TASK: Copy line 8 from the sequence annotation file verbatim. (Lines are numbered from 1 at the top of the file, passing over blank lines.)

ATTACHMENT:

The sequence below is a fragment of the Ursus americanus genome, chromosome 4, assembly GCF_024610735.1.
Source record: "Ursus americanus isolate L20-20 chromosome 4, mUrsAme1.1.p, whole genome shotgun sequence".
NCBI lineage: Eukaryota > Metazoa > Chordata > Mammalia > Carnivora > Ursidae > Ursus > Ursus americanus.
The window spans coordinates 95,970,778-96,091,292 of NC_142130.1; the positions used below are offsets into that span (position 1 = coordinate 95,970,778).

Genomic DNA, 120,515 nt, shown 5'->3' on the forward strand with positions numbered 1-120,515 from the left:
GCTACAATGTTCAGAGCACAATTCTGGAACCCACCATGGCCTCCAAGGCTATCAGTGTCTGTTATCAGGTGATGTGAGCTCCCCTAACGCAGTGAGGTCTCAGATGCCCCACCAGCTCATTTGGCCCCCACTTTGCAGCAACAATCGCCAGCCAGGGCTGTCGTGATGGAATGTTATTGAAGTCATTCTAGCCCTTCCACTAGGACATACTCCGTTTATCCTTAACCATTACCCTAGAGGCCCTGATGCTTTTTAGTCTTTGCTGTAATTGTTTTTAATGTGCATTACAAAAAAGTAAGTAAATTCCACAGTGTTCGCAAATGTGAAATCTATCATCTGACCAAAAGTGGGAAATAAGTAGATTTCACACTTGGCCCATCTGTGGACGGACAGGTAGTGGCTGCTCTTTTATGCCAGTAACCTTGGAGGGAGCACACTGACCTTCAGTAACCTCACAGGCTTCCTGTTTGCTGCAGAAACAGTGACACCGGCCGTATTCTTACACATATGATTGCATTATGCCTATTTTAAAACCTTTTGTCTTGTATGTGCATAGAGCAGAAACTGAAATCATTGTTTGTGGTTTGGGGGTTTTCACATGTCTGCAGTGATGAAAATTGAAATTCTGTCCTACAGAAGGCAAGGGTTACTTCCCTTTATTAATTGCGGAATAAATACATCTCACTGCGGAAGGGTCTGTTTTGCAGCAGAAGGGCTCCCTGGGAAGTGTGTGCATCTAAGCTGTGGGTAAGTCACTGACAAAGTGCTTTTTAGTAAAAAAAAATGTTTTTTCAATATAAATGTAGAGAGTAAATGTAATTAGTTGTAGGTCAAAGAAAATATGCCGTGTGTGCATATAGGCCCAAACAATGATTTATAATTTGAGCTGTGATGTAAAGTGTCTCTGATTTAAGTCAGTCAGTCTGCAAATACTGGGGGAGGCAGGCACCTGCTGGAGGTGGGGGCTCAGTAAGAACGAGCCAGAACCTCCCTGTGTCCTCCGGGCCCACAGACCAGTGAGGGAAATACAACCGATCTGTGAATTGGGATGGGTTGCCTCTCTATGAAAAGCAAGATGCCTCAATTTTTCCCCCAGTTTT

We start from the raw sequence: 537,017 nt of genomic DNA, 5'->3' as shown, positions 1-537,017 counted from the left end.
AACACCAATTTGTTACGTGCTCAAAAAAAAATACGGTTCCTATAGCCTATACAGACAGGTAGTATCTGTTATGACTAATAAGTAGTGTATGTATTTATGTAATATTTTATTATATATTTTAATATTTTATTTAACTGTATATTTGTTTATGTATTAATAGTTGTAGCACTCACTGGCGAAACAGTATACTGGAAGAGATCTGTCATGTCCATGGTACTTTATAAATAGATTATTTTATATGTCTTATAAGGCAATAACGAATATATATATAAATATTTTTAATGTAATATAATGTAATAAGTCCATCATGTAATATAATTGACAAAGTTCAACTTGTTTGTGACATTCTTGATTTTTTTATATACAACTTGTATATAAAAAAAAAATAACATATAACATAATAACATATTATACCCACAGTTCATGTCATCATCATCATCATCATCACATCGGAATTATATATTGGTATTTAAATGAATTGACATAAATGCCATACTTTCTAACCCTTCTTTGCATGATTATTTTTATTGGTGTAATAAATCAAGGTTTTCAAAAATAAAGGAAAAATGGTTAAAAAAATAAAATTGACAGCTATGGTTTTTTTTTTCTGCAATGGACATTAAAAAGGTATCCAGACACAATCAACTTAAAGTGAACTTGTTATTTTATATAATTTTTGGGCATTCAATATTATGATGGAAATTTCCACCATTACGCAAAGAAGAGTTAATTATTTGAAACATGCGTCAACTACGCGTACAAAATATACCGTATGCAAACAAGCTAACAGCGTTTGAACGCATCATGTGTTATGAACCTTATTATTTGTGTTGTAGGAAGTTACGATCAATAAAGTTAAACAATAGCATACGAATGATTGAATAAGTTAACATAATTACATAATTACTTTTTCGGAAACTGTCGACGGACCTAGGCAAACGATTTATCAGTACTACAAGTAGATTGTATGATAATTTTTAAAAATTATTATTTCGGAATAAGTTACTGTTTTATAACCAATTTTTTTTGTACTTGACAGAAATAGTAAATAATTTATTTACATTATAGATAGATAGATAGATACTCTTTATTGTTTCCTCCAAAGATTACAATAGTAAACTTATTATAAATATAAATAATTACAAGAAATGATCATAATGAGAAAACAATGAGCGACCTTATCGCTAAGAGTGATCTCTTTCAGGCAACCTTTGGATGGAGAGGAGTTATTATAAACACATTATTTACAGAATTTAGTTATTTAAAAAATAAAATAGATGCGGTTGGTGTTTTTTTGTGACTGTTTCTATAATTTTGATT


AACACCAATTTGTTACGTGCTCAAAAAAAAATACGGTTCCTATAGCCTATACAGACAGGTAGTATCTGTTATGACTAATAAGTAGTGTATGTATTTATGTAATATTTTATTATATATTTTAATATTTTATTTAACTGTATATTTGTTTATGTATTAATAGTTGTAGCACTCACTGGCGAAACAGTATACTGGAAGAGATCTGTCATGTCCATGGTACTTTATAAATAGATTATTTTATATGTCTTATAAGGCAATAACGAATATATATATAAATATTTTTAATGTAATATAATGTAATAAGTCCATCATGTAATATAATTGACAAAGTTCAACTTGTTTGTGACATTCTTGATTTTTTTATATACAACTTGTATATAAAAAAAAAATAACATATAACATAATAACATATTATACCCACAGTTCATGTCATCATCATCATCATCATCACATCGGAATTATATATTGGTATTTAAATGAATTGACATAAATGCCATACTTTCTAACCCTTCTTTGCATGATTATTTTTATTGGTGTAATAAATCAAGGTTTTCAAAAATAAAGGAAAAATGGTTAAAAAAATAAAATTGACAGCTATGGTTTTTTTTTTCTGCAATGGACATTAAAAAGGTATCCAGACACAATCAACTTAAAGTGAACTTGTTATTTTATATAATTTTTGGGCATTCAATATTATGATGGAAATTTCCACCATTACGCAAAGAAGAGTTAATTATTTGAAACATGCGTCAACTACGCGTACAAAATATACCGTATGCAAACAAGCTAACAGCGTTTGAACGCATCATGTGTTATGAACCTTATTATTTGTGTTGTAGGAAGTTACGATCAATAAAGTTAAACAATAGCATACGAATGATTGAATAAGTTAACATAATTACATAATTACTTTTTCGGAAACTGTCGACGGACCTAGGCAAACGATTTATCAGTACTACAAGTAGATTGTATGATAATTTTTAAAAATTATTATTTCGGAATAAGTTACTGTTTTATAACCAATTTTTTTTGTACTTGACAGAAATAGTAAATAATTTATTTACATTATAGATAGATAGATAGATACTCTTTATTGTTTCCTCCAAAGATTACAATAGTAAACTTATTATAAATATAAATAATTACAAGAAATGATCATAATGAGAAAACAATGAGCGACCTTATCGCTAAGAGTGATCTCTTTCAGGCAACCTTTGGATGGAGAGGAGTTATTATAAACACATTATTTACAGAATTTAGTTATTTAAAAAATAAAATAGATGCGGTTGGTGTTTTTTTGTGACTGTTTCTATAATTTTGATT